Panapasa Balekana: Solomon Islands composer (1929 - 2009) | Biography, Facts, Information, Career, Wiki, Life
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Panapasa Balekana
Solomon Islands composer

Panapasa Balekana

Panapasa Balekana
The basics

Quick Facts

Intro Solomon Islands composer
Known for God Save Our Solomon Islands
Was Musician Composer Songwriter
From Fiji
Field Music
Gender male
Birth 1929, Kadavu Island, Fiji
Death 22 January 2009, Solomon Islands, Solomon Islands (aged 80 years)
Spouse: Matila Balekana
The details (from wikipedia)


Panapasa Balekana, MBE, SIM, (1929 – 22 January 2009) was a Fijian-born Solomon Islander who composed the national anthem of the Solomon Islands, God Save Our Solomon Islands, with his wife, Matila Balekana. Panapasa Balekana co-wrote the anthem's lyrics with his wife while he composed the accompanying music.

The anthem was adopted by the country upon its independence in 1978 following a government competition.


Balekana was originally from Kandavu, Fiji. He moved to the Solomon Islands in 1953 to work as a mechanic for the government, which was under British colonial administration at the time. He was unmarried when he first moved to the Solomon Islands. He eventually married a Fijian woman, Matila Balekana and resided in the Solomon Islands for most of his adult life. The couple had two children, a son and a daughter.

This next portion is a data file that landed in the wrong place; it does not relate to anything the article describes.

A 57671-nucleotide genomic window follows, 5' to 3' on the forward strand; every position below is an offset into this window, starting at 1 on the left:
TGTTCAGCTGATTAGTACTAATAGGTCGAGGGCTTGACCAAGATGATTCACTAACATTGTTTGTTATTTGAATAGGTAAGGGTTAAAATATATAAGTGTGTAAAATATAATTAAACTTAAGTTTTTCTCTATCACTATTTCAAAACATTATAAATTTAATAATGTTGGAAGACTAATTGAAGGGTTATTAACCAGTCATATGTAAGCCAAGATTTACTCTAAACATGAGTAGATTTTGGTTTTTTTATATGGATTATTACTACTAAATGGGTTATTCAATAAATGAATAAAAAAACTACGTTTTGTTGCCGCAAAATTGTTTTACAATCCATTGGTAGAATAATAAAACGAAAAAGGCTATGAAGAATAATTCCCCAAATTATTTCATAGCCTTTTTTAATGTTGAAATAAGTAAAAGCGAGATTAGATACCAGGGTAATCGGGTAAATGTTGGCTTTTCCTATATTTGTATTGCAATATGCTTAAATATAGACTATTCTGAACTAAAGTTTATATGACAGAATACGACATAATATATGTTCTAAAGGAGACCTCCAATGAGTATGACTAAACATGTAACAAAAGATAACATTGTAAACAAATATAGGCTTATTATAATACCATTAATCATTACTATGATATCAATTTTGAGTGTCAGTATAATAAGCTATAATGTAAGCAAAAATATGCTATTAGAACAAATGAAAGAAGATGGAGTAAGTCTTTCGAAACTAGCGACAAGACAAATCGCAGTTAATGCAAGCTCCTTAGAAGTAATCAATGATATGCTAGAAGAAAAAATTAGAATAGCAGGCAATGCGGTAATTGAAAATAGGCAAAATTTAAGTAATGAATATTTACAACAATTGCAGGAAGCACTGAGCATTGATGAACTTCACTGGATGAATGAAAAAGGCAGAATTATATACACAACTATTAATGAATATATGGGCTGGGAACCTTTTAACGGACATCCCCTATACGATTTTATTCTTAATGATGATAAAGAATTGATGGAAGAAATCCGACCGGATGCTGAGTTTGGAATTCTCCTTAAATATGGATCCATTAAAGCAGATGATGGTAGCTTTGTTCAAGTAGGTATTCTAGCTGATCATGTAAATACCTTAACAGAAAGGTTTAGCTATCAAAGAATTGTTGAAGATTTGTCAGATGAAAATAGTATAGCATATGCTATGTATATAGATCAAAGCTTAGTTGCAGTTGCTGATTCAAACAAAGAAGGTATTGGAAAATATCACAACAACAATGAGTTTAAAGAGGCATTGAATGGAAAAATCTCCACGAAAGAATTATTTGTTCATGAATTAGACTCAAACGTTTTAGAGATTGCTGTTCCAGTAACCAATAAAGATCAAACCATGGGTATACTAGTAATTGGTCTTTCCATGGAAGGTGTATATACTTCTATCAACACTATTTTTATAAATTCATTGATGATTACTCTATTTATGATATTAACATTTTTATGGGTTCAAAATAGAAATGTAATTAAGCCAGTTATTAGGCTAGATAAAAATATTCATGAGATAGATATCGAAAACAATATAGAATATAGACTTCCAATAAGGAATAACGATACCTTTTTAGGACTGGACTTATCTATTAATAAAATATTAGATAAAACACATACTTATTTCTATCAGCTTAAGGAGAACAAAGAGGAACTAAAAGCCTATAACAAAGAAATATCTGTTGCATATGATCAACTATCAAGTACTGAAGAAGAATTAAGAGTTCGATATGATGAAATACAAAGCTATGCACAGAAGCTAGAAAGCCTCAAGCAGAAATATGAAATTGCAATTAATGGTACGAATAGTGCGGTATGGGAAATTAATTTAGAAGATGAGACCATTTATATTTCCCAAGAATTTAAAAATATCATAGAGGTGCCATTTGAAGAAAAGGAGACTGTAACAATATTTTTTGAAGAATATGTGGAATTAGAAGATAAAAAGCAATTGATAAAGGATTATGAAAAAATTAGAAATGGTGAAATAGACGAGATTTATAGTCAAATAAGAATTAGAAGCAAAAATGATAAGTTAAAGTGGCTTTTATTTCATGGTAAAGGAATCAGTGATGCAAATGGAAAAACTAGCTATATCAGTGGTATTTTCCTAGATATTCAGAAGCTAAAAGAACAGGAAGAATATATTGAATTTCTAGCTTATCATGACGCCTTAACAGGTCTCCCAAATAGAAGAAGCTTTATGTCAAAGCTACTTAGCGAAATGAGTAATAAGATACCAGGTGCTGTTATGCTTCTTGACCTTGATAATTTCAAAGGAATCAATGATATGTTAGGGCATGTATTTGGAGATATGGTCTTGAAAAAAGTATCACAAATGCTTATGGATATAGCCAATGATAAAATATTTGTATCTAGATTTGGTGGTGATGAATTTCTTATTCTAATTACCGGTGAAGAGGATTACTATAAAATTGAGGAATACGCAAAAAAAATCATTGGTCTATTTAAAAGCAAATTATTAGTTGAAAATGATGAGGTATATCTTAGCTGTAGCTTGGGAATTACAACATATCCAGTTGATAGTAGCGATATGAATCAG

Balekana "fell in love" with the Solomon Islands and decided to stay in the country rather than return to Fiji. On many occasions, Balekana publicly called the Solomon Islands "my home".

Balekana and his family joined the Wesley United Church in Honiara. He remained heavily involved with the congregation, serving as a church pastor and choirmaster.

National anthem

In the run-up to independence on 7 July 1978, the government of the Solomon Islands decided that it needed a national anthem for the occasion. The government announced on the radio that it would accept submissions from the general public for a new anthem.